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Largest U.S. sportsbooks join forces to tackle problem gambling


Largest U.S. sportsbooks join forces to tackle problem gambling

Seven of the nation’s largest gaming companies are joining forces to create a trade group to promote responsible gaming, and for the first time ever, will share information about problem gamblers.

The seven operators — FanDuel, DraftKings, BetMGM, Penn Entertainment, Fanatics Betting & Gaming, Hard Rock Digital and bet365 — will form the Responsible Online Gaming Association, or ROGA, the group announced Wednesday.

The members account for more than 85% of the legal online betting market in the United States. Collectively they have pledged more than $20 million to fund ROGA.

“I’m incredibly excited to move this forward and to really do some impactful things and to really expand the knowledge through the research and to create these evidence-based best practices and to really empower players with information,” said Jennifer Shatley, executive director of ROGA.

ROGA members commit to work together on issues ranging from education, responsible gaming best practices, conscientious advertising and marketing across the industry.

The new group will also create an independent clearinghouse, or database, that will allow them to share key information related to protection of consumers, though the details on how it would work aren’t yet clear.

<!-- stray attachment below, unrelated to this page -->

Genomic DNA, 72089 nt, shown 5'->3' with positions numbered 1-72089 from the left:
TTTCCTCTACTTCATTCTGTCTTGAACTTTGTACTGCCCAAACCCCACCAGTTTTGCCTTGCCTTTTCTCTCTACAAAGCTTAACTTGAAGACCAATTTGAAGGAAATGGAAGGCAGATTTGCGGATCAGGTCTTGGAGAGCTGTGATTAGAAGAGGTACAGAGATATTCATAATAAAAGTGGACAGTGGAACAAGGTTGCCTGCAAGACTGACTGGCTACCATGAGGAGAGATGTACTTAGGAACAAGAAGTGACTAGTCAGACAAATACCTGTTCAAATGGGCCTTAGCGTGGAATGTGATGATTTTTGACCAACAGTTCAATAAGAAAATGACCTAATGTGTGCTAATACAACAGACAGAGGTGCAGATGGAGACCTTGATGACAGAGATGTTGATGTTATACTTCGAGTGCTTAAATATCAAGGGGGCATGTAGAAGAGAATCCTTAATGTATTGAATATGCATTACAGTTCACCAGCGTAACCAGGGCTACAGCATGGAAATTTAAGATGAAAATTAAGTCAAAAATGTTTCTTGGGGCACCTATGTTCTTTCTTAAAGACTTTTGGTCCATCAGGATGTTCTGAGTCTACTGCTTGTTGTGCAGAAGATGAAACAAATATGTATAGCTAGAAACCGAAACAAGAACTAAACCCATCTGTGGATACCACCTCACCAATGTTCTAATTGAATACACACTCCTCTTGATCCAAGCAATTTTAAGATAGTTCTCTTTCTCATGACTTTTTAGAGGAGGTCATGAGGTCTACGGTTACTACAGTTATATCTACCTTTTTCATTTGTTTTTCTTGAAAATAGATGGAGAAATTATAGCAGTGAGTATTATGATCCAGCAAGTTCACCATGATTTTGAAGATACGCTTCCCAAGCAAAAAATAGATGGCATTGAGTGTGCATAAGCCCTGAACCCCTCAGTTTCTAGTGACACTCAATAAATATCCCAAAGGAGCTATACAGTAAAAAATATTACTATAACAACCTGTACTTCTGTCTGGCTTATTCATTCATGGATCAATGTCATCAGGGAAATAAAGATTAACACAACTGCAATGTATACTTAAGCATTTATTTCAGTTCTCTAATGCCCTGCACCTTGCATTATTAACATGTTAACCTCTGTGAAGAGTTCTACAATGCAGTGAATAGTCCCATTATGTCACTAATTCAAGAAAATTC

Justin Sullivan | Getty Images

ROGA says it will create a certification program to assess members’ responsible gaming efforts and provide an incentive for operators to participate.

The new consortium comes as sports betting, both online and in retail outlets, has seen dramatic growth across the nation since 2018. Thirty-eight states and Washington, D.C., now offer legal sports wagering.

This year, a record number of Americans bet on the Super Bowl. Online transactions totaled nearly 15,000 per second, doubling last year’s peak, according to geolocating platform GeoComply.

But as gambling has become more mainstream — and as advertising for sportsbooks spans television, streaming and social feeds — so, too, have headlines involving betting scandals and sports.

In recent days, Los Angeles Dodgers superstar Shohei Ohtani has found himself at the center of a $4 million betting scandal involving his interpreter and an illegal bookie. Ohtani insists he’s never bet on sports. The NBA is investigating Toronto Raptors player Jontay Porter for irregularities around wagering. And U.S. Integrity, a tech firm working to combat illicit betting in college sports, flagged anomalies around the betting lines for Temple University men’s basketball games.

A result of those claims: The potential to provoke outrage and public criticism that could become an inflection point for the U.S. gambling industry. There’s also the potential for gambling’s explosive growth to undermine integrity in sports and entice bettors into addiction.

Problem gambling



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